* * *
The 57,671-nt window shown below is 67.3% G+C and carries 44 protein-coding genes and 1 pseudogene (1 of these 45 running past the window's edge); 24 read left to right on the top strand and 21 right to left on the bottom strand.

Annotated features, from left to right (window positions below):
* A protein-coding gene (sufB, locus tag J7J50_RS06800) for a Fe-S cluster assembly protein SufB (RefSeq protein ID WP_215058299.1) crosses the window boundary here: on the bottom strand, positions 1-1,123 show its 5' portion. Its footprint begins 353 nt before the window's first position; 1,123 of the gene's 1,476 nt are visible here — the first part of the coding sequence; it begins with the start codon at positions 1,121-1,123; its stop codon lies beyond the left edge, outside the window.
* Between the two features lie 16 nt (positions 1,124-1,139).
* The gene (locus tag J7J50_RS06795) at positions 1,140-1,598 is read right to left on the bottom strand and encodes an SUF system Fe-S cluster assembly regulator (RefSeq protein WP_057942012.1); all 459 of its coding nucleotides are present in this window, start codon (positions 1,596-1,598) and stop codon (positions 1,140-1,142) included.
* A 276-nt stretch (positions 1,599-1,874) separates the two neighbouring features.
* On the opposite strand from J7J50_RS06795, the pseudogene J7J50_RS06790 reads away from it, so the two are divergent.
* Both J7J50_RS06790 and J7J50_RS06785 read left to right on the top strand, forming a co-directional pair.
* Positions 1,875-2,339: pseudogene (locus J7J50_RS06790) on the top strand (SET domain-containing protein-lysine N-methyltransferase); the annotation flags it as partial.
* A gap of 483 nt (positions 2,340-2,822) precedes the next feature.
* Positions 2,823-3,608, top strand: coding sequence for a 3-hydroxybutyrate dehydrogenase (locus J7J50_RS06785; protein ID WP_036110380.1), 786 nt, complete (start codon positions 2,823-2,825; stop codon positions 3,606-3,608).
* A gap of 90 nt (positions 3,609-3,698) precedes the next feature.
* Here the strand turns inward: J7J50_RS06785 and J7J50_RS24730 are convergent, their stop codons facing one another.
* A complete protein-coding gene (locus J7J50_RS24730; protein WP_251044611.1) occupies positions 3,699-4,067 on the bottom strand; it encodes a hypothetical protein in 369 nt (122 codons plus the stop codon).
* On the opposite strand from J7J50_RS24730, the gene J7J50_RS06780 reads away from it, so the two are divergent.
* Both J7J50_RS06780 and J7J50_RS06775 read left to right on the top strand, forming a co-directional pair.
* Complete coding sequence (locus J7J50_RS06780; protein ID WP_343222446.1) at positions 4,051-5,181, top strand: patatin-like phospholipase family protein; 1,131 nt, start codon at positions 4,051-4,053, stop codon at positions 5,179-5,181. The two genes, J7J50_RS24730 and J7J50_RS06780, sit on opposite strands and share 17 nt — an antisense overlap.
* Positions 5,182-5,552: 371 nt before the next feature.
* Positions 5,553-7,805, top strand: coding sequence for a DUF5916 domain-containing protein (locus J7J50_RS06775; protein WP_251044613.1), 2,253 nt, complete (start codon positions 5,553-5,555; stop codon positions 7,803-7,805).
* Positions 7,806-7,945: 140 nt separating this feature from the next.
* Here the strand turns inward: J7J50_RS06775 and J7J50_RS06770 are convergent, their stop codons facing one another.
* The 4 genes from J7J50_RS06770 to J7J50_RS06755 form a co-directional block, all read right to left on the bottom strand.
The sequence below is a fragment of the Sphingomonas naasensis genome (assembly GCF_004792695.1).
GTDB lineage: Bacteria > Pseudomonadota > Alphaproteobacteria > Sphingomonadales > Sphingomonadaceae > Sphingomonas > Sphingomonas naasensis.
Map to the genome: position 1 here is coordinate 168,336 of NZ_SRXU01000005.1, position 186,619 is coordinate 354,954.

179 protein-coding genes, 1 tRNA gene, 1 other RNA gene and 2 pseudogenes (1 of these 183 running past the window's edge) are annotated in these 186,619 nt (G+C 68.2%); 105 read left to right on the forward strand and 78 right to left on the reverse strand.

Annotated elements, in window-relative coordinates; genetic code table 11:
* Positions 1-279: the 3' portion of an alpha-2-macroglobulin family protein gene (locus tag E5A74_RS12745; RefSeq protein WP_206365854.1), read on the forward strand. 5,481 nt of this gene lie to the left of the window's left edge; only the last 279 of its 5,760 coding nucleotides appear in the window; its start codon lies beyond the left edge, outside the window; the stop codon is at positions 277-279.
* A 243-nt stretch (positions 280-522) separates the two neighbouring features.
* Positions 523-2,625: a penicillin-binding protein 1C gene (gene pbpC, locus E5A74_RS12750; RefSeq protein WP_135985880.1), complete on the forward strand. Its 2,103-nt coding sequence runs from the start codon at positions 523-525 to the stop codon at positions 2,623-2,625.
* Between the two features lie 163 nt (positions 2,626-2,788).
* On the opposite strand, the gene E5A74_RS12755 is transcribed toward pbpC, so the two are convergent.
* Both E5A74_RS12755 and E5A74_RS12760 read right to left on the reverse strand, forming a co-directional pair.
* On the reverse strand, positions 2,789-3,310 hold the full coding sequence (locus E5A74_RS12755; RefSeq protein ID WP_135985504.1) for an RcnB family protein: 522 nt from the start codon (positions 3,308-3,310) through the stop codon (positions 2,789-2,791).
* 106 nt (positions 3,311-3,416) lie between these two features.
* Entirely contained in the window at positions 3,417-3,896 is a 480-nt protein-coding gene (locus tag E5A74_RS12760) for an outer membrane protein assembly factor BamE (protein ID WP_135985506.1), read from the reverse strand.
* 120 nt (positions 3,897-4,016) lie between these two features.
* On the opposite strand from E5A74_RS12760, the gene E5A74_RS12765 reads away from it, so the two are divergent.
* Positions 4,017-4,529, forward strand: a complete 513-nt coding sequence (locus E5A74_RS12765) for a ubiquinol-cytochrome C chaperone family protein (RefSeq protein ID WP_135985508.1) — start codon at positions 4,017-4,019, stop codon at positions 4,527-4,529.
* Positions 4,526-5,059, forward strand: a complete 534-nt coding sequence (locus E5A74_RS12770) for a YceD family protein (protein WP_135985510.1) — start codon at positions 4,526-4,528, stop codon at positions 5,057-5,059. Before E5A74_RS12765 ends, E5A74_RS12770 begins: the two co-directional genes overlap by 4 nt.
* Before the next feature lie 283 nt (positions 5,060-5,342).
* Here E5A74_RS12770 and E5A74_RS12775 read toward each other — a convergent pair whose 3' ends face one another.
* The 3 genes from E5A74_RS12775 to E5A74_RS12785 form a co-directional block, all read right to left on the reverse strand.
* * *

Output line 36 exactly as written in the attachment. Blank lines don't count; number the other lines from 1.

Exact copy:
* Entirely contained in the window at positions 3,417-3,896 is a 480-nt protein-coding gene (locus tag E5A74_RS12760) for an outer membrane protein assembly factor BamE (protein ID WP_135985506.1), read from the reverse strand.